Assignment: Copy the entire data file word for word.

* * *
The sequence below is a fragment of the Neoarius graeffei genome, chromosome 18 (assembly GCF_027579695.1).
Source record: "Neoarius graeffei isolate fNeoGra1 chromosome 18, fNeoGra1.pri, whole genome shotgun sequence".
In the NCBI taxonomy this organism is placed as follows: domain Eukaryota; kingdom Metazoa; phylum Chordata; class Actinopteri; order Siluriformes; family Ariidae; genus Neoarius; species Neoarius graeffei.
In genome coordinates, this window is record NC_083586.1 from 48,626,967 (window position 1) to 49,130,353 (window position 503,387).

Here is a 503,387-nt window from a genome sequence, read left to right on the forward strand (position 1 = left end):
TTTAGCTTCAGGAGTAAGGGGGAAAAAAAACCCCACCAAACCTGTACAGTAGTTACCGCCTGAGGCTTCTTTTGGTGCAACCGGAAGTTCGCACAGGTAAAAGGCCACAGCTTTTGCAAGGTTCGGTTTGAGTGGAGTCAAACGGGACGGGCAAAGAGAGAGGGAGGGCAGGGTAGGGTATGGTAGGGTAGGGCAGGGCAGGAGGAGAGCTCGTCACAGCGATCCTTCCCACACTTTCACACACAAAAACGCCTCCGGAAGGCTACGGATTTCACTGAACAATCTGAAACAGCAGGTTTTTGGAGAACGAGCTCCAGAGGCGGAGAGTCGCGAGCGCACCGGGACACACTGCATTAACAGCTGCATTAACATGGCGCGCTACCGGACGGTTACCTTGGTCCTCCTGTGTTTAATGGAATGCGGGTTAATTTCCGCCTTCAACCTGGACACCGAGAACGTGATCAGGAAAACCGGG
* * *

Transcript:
The sequence below is a fragment of the Neoarius graeffei genome, chromosome 18 (assembly GCF_027579695.1).
Source record: "Neoarius graeffei isolate fNeoGra1 chromosome 18, fNeoGra1.pri, whole genome shotgun sequence".
In the NCBI taxonomy this organism is placed as follows: domain Eukaryota; kingdom Metazoa; phylum Chordata; class Actinopteri; order Siluriformes; family Ariidae; genus Neoarius; species Neoarius graeffei.
In genome coordinates, this window is record NC_083586.1 from 48,626,967 (window position 1) to 49,130,353 (window position 503,387).

Here is a 503,387-nt window from a genome sequence, read left to right on the forward strand (position 1 = left end):
TTTAGCTTCAGGAGTAAGGGGGAAAAAAAACCCCACCAAACCTGTACAGTAGTTACCGCCTGAGGCTTCTTTTGGTGCAACCGGAAGTTCGCACAGGTAAAAGGCCACAGCTTTTGCAAGGTTCGGTTTGAGTGGAGTCAAACGGGACGGGCAAAGAGAGAGGGAGGGCAGGGTAGGGTATGGTAGGGTAGGGCAGGGCAGGAGGAGAGCTCGTCACAGCGATCCTTCCCACACTTTCACACACAAAAACGCCTCCGGAAGGCTACGGATTTCACTGAACAATCTGAAACAGCAGGTTTTTGGAGAACGAGCTCCAGAGGCGGAGAGTCGCGAGCGCACCGGGACACACTGCATTAACAGCTGCATTAACATGGCGCGCTACCGGACGGTTACCTTGGTCCTCCTGTGTTTAATGGAATGCGGGTTAATTTCCGCCTTCAACCTGGACACCGAGAACGTGATCAGGAAAACCGGG